By the sixth instruction the jury was informed that if it believed from the evidence that the decedent at the time he executed the writing in question, on January 2, 1920, was of sound mind and memory, it was wholly immaterial what the jury might believe as to his soundness of mind at any other time. The directions to draw the will were given by the testator to his attorney on November 23, 1919. The attorney promptly drew the will but it was not signed by the testator until January 2, 1920. Appellants object that the instruction is erroneous because it does not appear that the testator understood the contents of the will when he signed it, and for that reason it is a material inquiry whether or not he was of sound mind and memory on November 23, 1919. The testimony is to the effect that the testator read the will on January 2, 1920. It was the day on which the will was executed and the time to judge of the testator's mental capacity. If he understood the contents and meaning of the will on that day, the fact that the instrument had been drawn nearly six weeks before is immaterial. But it is said that the instruction conflicts with the sixteenth instruction given at appellants' request, which stated that if the jury believed that at any time before January 2, 1920, the decedent was afflicted with senile dementia and that the affliction rendered him of unsound mind and memory at that time, and that such unsoundness of mind and memory was of a permanent nature, then in that state of the proof the law presumed that the unsoundness of mind continued until the contrary was proved. Different propositions of law were stated in these two instructions. One started with the premise that the testator was of sound mind on January 2, 1920, while the other presupposed unsoundness of mind as established prior to that time, and which, under the conditions stated, was presumed to continue. Both instructions were correct upon their respective assumptions, and there was, therefore, no conflict between them.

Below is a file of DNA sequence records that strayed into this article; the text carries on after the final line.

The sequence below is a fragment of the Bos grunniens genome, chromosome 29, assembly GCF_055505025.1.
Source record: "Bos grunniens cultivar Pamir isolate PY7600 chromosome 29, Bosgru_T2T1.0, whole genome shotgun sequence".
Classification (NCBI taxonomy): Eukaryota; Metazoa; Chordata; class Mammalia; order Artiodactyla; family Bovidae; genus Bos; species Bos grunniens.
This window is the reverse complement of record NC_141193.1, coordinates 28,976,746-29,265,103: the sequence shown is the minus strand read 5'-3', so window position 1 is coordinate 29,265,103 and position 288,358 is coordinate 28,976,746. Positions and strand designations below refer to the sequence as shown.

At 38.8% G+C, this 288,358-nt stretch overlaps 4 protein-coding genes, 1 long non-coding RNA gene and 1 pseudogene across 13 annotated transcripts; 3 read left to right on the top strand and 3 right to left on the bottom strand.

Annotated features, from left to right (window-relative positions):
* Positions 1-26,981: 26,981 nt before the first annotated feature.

The seventh instruction related to the credibility of the witnesses and the weight to be given to their testimony, and it is criticised for its use of the masculine pronouns "he" and "his" in referring to witnesses generally. Two of appellants' witnesses were women and all the other witnesses were men. In the construction of statutes words importing the masculine gender may be applied to females. (Smith's Stat. 1923, sec. 1, sub-sec. 4, P. 2061.) Masculine terms are often used in a generic sense. Obviously, every person would understand that the two pronouns were so used in the instruction.